Farmington, Utah

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Farmington, Utah
City
The new City Hall, built in 2010
The new City Hall, built in 2010
Location in Davis County and the state of Utah.
Location in Davis County and the state of Utah.
Coordinates: 40°59′12″N 111°53′57″W / 40.98667°N 111.89917°W / 40.98667; -111.89917Coordinates: 40°59′12″N 111°53′57″W / 40.98667°N 111.89917°W / 40.98667; -111.89917
Country United States
State Utah
County Davis
Settled 1847
Incorporated February 18, 1852
Founded by Hector Caleb Haight
Named for Farming
Area
 • Total 7.8 sq mi (20.1 km2)
 • Land 7.8 sq mi (20.1 km2)
 • Water 0.0 sq mi (0.0 km2)
Elevation 4,304 ft (1,312 m)
Population (2012)
 • Total 20,750
 • Density 1,557.8/sq mi (601.5/km2)
Time zone Mountain (MST) (UTC-7)
 • Summer (DST) MDT (UTC-6)
ZIP code 84025
Area code(s) 385, 801
FIPS code 49-24740[1]
GNIS feature ID 1441004[2]
Website http://www.farmington.utah.gov/

Farmington is a city in Davis County, Utah, United States. It is part of the OgdenClearfield, Utah Metropolitan Statistical Area. The population was 18,275 at the 2010 census. It is the county seat of Davis County.[3] Lagoon Amusement Park is located in Farmington.

The city has made it onto the Money magazine's "Best Places to Live" index, and was ranked number 12 on the 2011 list.[4]

History[edit]

Originally known as North Cottonwood, Farmington was permanently settled by Mormon pioneers in 1847. The Children's Primary Association of The Church of Jesus Christ of Latter-day Saints was organized here on 11 August 1878. It was the birthplace of one of the longest lived Latter-day Saint apostles, LeGrand Richards. His maternal great-grandfather, Joseph Lee Robinson, was the first bishop of what was then the North Cottonwood Ward. Lagoon Amusement Park was founded here in 1886 and occupies 100 acres (0.40 km2) of the city. Ezra T. Clark was an early settler of Farmington who later founded the Davis County Bank and built several houses in the area, some of which are located in the Clark Lane Historic District, listed on the National Register of Historic Places.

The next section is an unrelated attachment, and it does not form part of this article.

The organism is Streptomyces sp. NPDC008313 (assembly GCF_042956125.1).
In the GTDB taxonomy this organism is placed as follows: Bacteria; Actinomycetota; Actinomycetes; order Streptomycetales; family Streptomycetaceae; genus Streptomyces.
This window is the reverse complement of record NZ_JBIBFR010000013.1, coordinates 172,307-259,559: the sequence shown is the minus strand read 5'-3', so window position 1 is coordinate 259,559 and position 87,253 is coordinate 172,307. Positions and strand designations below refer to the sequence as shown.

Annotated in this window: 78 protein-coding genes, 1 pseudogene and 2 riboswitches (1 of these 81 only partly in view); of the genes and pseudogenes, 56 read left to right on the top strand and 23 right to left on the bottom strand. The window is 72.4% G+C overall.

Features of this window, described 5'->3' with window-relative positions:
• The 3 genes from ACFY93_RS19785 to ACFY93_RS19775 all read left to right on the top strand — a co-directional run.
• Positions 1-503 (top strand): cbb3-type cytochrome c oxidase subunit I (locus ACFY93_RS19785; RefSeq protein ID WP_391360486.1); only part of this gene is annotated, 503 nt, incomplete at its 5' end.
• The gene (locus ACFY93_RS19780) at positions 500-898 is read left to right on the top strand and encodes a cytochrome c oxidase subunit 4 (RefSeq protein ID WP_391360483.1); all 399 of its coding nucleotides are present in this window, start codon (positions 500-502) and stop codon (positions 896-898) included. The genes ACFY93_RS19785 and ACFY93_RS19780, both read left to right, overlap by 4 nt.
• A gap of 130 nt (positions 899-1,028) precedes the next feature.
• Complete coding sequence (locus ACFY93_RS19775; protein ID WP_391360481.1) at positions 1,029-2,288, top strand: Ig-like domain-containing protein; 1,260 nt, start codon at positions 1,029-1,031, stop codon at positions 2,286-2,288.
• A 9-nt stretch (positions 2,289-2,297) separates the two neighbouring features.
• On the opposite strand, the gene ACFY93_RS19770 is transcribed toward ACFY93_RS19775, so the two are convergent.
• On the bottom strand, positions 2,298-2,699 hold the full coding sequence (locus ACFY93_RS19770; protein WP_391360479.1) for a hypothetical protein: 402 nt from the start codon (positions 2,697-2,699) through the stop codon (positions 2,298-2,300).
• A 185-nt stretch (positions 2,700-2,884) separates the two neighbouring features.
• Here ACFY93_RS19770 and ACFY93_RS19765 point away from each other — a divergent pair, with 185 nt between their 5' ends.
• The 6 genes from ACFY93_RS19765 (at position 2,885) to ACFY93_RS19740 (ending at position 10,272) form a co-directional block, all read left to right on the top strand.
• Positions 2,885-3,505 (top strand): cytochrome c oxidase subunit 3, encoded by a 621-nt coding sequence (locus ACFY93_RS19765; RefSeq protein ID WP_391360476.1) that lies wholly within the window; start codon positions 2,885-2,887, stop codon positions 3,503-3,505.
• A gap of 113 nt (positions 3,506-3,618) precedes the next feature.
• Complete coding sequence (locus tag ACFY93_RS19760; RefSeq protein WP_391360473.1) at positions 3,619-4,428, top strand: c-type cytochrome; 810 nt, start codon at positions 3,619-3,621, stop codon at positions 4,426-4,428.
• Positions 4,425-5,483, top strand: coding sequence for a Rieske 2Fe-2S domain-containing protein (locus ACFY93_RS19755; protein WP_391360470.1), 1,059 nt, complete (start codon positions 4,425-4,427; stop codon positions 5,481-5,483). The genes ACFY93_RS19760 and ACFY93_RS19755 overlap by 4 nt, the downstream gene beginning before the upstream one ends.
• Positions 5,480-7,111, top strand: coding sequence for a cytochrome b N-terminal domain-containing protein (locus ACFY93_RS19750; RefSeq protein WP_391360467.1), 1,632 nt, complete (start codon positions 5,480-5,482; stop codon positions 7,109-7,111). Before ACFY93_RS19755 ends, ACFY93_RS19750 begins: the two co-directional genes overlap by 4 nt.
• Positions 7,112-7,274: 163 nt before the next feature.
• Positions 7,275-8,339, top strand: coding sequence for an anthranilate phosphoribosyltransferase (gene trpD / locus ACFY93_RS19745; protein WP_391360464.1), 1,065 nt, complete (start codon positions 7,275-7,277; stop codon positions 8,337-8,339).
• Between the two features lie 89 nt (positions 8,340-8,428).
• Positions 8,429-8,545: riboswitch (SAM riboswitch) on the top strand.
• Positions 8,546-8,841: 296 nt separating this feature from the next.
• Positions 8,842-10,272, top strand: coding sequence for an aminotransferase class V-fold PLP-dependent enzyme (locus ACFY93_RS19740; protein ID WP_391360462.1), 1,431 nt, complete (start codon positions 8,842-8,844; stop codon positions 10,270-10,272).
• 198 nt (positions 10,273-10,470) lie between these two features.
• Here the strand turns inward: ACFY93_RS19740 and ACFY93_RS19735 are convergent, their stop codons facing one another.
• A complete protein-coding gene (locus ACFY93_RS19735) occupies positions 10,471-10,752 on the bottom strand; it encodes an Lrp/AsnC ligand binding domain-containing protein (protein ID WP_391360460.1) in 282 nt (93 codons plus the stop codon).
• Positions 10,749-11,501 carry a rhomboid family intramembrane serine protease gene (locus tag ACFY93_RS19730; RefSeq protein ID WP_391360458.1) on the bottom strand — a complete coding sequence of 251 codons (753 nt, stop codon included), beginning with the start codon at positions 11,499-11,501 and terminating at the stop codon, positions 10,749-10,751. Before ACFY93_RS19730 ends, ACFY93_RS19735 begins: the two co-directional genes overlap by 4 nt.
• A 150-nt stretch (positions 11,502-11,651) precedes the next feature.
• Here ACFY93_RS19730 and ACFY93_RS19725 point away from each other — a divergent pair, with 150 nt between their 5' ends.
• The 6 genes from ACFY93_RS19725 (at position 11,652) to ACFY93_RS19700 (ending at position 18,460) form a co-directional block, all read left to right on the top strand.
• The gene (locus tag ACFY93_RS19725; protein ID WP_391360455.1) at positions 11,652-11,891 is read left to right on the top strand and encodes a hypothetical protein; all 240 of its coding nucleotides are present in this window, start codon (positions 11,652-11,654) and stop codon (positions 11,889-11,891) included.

Geography and climate[edit]

According to the United States Census Bureau, the city has a total area of 7.8 square miles (20.1 km²), all of it land.

Farmington is located between the nearby Wasatch Mountains and the Great Salt Lake. Lake enhanced snowfall occurs frequently during the winter, and cool downslope mountain breezes occur on most summer evenings. Under the Köppen climate classification, Farmington experiences what may be classified as a hot-summer Mediterranean climate (Csa), despite not being on the west coast of an ocean like most Mediterranean climates. It may also be classified as humid continental (Dsa), if the boundary between continental and subtropical climate is an average January temperature of 0 °C (32 °F) rather than −3 °C (27 °F).

Climate data for Farmington, Utah (1981–2010)
Month Jan Feb Mar Apr May Jun Jul Aug Sep Oct Nov Dec Year
Average high °F (°C) 38.1
(3.4)
43.7
(6.5)
54.3
(12.4)
62.8
(17.1)
73.2
(22.9)
83.6
(28.7)
92.5
(33.6)
90.5
(32.5)
80.0
(26.7)
66.1
(18.9)
50.3
(10.2)
39.3
(4.1)
64.5
(18.1)
Average low °F (°C) 21.4
(−5.9)
24.8
(−4)
32.3
(0.2)
39.0
(3.9)
46.7
(8.2)
54.7
(12.6)
61.9
(16.6)
60.5
(15.8)
51.0
(10.6)
40.0
(4.4)
30.4
(−0.9)
22.7
(−5.2)
40.5
(4.7)
Precipitation inches (mm) 1.99
(50.5)
2.01
(51.1)
2.50
(63.5)
2.44
(62)
2.65
(67.3)
1.45
(36.8)
0.80
(20.3)
0.69
(17.5)
1.52
(38.6)
2.12
(53.8)
2.09
(53.1)
1.97
(50)
22.25
(565.2)
Snowfall inches (cm) 13.8
(35.1)
11.0
(27.9)
3.8
(9.7)
1.3
(3.3)
0.0
(0)
0.0
(0)
0.0
(0)
0.0
(0)
0.0
(0)
0.3
(0.8)
5.7
(14.5)
12.7
(32.3)
48.6
(123.4)
Source: NOAA[5]

Demographics[edit]

Historical population
Census Pop.
1860 591
1870 976 65.1%
1880 1,073 9.9%
1890 1,036 −3.4%
1900 1,050 1.4%
1910 1,280 21.9%
1920 1,170 −8.6%
1930 1,339 14.4%
1940 1,211 −9.6%
1950 1,468 21.2%
1960 1,951 32.9%
1970 2,526 29.5%
1980 4,691 85.7%
1990 9,028 92.5%
2000 12,081 33.8%
2010 18,275 51.3%
Est. 2012 20,750 13.5%